bikiniThis story by WBTV’s Sharon Smith caught my eye the other night. It caught us up with Iaian Evans McClellan who was on trial for the New Year’s Day 2008 murder of Gerald Nathaniel Poage. The trial did not go well for prosecutors and CMPD:

Judge Linwood Foust sanctioned the case because CMPD SWAT officers failed to turn over evidence from their database they deemed irrelevant. A veteran homicide detective also failed to request radio traffic recordings be saved. Instead, they were erased.

Judge Foust said SWAT officers would not be allowed to testify.

The case was going down the drain for prosecutors. McClellan took the plea deal three weeks into the trial.

Instead of life in prison, McClellan got a sentence which could have him out of prison in ten years with credit for time served.

Even though it helped his client, Defense attorney Norman Butler said CMPD’s handling of the evidence was inappropriate and a violation of evidence rules.

He said a suspect facing life in prison should have all the available evidence presented to him for review. “It’s not up to police to decide what’s relevant,” said Butler.

District Attorney Peter Gilchrist said his assistant district attorneys repeatedly asked for all the information available.

“My understanding of what transpired is that our ADAs believed that they had received everything from law enforcement,” said Gilchrist.

He said they did not know SWAT had a separate database, and that homicide police detectives did not seem to know that SWAT had a separate database either.

Chief Rodney Monroe said his SWAT failed to recognize the relevance of their information regarding the case. He said the case had other merits and the decision to take a plea deal was the District Attorney’s.

Leaving aside the multiple database bombshell, I immediately wondered if this case had something to do with the sudden firing of Marsha Goodenow by DA Gilchrist. By yesterday there seemed to be indications from some in the local legal community that it may well have.

Now we get this from the UPoR:

Sources told the Observer Gilchrist may have been unhappy with Goodenow over what he perceived as a lack of communication between the two over problems with some cases.

One of those cases, according to a source who asked not to be named because of the sensitivity, involved a recent plea deal given a defendant accused of killing a man at an east Charlotte apartment complex in 2008.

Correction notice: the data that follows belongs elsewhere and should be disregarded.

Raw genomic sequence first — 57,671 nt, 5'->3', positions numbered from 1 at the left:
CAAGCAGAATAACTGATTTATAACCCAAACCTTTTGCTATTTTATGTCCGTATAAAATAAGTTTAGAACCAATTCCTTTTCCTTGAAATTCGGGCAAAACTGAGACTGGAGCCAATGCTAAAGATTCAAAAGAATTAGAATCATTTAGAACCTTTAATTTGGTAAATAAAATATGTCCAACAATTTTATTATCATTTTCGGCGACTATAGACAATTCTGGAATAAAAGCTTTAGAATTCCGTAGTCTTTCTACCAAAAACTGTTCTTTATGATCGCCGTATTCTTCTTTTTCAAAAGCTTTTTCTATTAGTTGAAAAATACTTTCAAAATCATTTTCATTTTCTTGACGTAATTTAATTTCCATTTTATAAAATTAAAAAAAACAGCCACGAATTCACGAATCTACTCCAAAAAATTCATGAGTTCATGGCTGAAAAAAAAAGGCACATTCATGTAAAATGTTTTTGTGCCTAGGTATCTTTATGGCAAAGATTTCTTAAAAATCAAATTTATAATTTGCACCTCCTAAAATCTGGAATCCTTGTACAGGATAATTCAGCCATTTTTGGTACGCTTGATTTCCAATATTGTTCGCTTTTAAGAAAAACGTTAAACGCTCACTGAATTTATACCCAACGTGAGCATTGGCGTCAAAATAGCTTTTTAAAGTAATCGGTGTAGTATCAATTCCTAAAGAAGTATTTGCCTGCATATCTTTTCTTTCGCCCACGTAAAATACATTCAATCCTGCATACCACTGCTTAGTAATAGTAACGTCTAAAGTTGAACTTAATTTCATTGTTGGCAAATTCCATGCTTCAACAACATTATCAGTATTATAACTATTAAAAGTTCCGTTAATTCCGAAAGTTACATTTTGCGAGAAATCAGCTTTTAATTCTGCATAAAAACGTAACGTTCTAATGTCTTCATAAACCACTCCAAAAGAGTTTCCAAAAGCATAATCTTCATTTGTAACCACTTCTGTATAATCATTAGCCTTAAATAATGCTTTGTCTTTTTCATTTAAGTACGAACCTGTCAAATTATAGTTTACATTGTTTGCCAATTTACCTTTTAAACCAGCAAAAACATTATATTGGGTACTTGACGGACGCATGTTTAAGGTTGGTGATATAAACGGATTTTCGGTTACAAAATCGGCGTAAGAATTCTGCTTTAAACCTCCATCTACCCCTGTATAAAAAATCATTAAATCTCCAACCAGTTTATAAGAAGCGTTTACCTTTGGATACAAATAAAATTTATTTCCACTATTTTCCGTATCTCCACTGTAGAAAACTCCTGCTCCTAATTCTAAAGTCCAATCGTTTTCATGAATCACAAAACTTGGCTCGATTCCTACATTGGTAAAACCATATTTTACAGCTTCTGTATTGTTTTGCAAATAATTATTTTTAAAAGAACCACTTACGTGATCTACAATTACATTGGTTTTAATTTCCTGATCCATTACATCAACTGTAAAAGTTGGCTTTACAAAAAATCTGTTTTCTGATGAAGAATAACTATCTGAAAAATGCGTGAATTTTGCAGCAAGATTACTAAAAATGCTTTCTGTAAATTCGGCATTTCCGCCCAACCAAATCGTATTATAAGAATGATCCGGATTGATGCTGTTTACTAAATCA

Iaian Evans McClellan, who has a lengthy criminal record, was charged with first-degree murder in the death of Gerald Nathanial Poage. But prosecutors, according to the source, agreed to scale back the charge to manslaughter because Charlotte-Mecklenburg police failed to turn over evidence, which weakened the prosecutors’ case.

McClellan got between nine years and 12 years in prison – far less than the lifetime sentence for first-degree murder.

Goodenow didn’t try the case but supervised the prosecutors who handled it.

OK then. But this now gets very interesting.

Goodenow is essentially taking the fall for CMPD’s failure to present all evidence to the defense — or more precisely, Gilchrist is saying — on his way out the door — that it is a firing offense to for ADAs to trust CMPD. Really? Talk about passive-aggressive. Isn’t that one hell of a story?

Or how about the curious scrubbing of McClellan’s electronic records at the Mecklenburg County jail. This is the only remaining record of the arrests and charges lodged against McClellan before the January 1, 2008 murder. As near as I can tell the Web site no longer has any record of arrests #1283278 and #1252126. We’re talking arrests and charges in 2005, 2006, and 2007 — the latter evidently coming while McClellan spent 18 months in the Mecklenburg County jail.

He was released just in time for New Year’s 2008.

It certainly appears that some of those charges were rolled into the failed prosecution which McClellen just copped a plea to excuse. For those keeping track at home that would be:

  • One first-degree murder charge
  • Two attempted murder charges
  • Two assault with a deadly weapon on a police officer charges
  • Felony armed robbery
  • Possession of a firearm by a felon (a felony)
  • Two misdemeanor assault on a govt employee charges
  • One damage to real property misdemeanor

But some evidently were not — meaning they were dismissed. McClellan was transferred to Central Prison on November 4th and he will presumably be credited for the 34 months he spent awaiting trial. Figure he’ll be out in time for New Year’s 2020.